blankShelly-Ann Fraser-Pryce is singing praises to the Father. She lost her 100 metres Olympic Games title in Rio de Janeiro, Brazil, Saturday evening (Aug 13), but is still happy, much of this she credits to him.

It was a rough year for the two-time 100 metres gold medallist, during which, a toe injury prevented her from training properly and reduced her season considerably, although for many of her track and field peers, her bronze medal won, would have been such a remarkable achievement.

For Fraser-Pryce, however, it could be considered somewhat anticlimactic, as she was chasing history. Another victory in her pet event, would mean that she would have been the first woman to ever win an Olympic track and field gold medal in the same event at three Olympic Games.

Listed among the all-time greats in the sport, Fraser-Pryce believes that despite not achieving that objective, this is her most pleasing medal, having to battle through all the tribulations that she faced to achieve it.

She said, “first of all, I didn’t think that I would have been here at the championships. It was a tough journey and continue to be a very hard journey, but tonight (Saturday) before I got to the line, I said it was his will. It was God’s will. It didn’t matter to me to be honest, I just wanted the opportunity to defend my title and it was really really hard.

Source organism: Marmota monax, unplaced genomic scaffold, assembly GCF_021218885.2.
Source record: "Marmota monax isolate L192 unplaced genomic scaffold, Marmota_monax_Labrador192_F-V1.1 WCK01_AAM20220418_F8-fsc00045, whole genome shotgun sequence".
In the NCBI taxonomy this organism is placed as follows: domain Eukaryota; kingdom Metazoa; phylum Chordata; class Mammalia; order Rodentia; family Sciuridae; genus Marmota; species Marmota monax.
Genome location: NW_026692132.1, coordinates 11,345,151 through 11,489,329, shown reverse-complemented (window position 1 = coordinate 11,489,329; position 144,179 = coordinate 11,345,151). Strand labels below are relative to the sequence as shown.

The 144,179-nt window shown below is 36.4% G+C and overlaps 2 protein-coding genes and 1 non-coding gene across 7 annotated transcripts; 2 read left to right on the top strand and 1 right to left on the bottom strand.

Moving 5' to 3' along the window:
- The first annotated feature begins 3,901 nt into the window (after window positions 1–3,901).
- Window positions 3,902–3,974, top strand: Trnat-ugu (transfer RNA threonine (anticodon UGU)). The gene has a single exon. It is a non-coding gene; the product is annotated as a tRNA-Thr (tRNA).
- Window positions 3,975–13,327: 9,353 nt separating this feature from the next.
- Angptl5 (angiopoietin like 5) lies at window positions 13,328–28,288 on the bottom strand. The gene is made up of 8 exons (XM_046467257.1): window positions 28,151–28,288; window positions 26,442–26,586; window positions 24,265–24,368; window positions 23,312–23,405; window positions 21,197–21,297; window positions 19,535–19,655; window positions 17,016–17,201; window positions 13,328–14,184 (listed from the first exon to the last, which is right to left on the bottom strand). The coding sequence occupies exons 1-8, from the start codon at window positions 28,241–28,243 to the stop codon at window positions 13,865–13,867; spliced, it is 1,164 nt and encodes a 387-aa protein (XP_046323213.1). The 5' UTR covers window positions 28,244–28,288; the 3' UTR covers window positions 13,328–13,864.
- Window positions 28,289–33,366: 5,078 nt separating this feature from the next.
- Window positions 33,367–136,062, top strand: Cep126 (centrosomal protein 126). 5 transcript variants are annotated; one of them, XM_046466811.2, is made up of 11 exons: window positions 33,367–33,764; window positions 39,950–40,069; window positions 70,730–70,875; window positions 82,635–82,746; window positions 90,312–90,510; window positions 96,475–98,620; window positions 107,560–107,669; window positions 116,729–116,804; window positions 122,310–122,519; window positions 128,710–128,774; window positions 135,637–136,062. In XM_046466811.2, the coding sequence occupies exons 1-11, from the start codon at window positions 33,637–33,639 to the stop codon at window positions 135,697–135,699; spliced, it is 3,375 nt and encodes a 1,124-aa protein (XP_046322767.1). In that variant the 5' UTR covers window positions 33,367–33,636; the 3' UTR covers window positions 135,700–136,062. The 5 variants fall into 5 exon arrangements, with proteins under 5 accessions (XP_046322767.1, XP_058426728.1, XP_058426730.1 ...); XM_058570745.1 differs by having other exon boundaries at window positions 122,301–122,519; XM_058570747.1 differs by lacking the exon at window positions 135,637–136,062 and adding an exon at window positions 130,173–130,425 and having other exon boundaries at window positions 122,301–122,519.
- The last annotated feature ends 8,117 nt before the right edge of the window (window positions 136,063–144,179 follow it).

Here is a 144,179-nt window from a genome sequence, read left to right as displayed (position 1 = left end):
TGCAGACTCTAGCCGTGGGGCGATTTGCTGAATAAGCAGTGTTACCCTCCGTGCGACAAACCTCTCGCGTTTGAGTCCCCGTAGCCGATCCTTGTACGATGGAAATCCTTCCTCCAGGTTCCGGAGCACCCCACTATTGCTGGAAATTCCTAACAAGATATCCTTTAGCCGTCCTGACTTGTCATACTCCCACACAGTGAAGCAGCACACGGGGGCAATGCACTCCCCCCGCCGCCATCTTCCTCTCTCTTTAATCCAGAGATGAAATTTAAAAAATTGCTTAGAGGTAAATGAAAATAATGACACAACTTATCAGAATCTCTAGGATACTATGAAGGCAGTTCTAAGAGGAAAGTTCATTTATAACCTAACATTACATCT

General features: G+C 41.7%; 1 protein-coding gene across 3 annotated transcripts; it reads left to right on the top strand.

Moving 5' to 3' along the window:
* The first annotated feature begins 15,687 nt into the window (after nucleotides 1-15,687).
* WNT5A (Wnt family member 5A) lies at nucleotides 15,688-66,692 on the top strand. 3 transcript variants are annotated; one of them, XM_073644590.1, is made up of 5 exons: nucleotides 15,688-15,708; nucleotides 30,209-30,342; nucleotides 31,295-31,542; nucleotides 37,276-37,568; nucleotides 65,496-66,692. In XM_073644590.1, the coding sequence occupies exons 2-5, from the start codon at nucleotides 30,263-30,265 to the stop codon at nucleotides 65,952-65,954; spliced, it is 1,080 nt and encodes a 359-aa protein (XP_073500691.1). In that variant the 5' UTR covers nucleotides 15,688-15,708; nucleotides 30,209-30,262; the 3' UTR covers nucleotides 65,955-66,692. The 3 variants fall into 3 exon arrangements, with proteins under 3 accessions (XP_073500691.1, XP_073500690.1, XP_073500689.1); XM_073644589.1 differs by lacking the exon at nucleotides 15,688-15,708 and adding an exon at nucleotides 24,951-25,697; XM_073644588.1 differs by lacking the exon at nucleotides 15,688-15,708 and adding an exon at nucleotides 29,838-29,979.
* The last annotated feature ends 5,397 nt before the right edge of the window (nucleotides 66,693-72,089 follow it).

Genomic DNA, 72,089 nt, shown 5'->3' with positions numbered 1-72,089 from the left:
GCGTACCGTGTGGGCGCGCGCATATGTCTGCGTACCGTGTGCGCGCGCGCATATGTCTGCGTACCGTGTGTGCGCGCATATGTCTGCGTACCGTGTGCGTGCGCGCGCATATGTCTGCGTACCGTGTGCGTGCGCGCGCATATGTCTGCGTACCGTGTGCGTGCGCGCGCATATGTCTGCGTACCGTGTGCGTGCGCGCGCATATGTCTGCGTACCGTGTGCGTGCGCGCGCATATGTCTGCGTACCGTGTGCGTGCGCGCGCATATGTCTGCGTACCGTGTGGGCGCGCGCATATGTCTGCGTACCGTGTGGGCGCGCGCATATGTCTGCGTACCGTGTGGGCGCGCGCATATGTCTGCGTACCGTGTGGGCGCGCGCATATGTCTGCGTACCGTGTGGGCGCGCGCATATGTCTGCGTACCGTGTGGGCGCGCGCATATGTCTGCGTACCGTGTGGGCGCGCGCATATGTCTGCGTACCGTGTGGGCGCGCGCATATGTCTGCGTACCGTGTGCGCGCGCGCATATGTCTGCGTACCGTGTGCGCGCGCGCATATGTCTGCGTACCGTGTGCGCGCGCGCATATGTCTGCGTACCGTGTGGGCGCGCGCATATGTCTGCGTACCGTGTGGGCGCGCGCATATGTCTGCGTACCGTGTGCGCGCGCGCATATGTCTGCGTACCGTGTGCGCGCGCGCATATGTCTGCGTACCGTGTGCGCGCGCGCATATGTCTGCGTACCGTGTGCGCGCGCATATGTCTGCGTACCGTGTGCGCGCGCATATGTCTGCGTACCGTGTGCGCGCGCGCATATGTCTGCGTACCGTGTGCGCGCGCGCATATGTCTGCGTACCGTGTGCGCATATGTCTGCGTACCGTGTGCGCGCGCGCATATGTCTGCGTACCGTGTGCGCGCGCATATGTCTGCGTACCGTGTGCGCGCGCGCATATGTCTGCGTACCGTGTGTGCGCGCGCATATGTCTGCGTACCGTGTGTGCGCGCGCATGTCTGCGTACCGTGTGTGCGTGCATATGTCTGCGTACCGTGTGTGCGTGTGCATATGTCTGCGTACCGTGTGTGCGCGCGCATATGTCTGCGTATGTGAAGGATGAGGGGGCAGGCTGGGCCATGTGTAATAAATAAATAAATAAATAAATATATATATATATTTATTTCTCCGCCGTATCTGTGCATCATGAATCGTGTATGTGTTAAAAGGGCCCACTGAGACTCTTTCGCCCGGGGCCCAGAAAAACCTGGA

“By far I would definitely say that this is my best championship ever, because I knew how hard I worked. I knew the pain, the sacrifices and the tears.”

“I knew everything and despite everything, I stuck to it and I toughed it out and kept my head in the game, even when the odds were against me. I am really happy that I persevered and it was just a remarkable time for me,” she said.

Fraser-Pryce, who, with her usual good start, was leading at one stage during the final, but faded towards the end, lost her title to Jamaican training partner at MVP Track Club, Elaine Thompson, with the two sandwiching Tori Bowie of the United States of America. Thompson was timed in 10.71 seconds, with Bowie doing 10.83 to pip Fraser-Pryce, who did 10.86, on the line for second.

Fraser-Pryce said, “one of the things I am happy about is the fact that Elaine got the opportunity to cross the line and get a gold medal and I am really happy for her. I have seen her worked hard and it was her time. In 2008 it was my time. In 2016 it is her time and I am happy that Jamaica get the gold medal. We get to keep the gold medal.”

Quizzed about the toe injury, Fraser-Pryce downplayed the effect it had on her during the final although she admitted that it hurt a lot during her semifinal heat, which she won.

“It was really difficult. I cried (after the semi) because it was really unbearable, but I knew I had one more race to go and I just prayed and I said ‘God if it is to be, it will be’. I am really really happy.”

“I cannot begin to explain how happy I am to be able to stand on the podium after having a year like this.